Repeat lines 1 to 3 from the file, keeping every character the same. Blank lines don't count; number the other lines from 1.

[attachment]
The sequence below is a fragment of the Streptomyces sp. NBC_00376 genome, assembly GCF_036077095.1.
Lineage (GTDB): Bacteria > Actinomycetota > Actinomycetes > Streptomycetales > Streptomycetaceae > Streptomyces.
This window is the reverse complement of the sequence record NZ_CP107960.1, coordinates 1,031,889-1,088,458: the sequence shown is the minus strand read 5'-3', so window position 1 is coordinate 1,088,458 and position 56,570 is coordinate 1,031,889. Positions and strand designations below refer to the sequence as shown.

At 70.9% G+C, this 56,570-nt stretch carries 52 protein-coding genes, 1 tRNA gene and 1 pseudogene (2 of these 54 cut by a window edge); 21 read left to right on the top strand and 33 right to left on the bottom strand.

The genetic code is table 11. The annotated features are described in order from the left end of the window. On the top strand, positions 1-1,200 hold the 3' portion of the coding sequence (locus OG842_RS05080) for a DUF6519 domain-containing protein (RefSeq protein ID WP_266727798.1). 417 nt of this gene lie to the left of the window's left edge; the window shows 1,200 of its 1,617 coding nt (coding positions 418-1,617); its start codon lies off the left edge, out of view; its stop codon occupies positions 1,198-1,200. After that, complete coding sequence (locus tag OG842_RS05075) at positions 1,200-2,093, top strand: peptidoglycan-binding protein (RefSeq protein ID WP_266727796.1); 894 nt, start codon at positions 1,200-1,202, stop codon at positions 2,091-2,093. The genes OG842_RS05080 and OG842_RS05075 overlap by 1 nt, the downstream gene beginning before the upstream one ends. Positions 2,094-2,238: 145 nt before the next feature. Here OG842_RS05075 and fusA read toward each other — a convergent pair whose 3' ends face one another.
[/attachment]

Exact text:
The sequence below is a fragment of the Streptomyces sp. NBC_00376 genome, assembly GCF_036077095.1.
Lineage (GTDB): Bacteria > Actinomycetota > Actinomycetes > Streptomycetales > Streptomycetaceae > Streptomyces.
This window is the reverse complement of the sequence record NZ_CP107960.1, coordinates 1,031,889-1,088,458: the sequence shown is the minus strand read 5'-3', so window position 1 is coordinate 1,088,458 and position 56,570 is coordinate 1,031,889. Positions and strand designations below refer to the sequence as shown.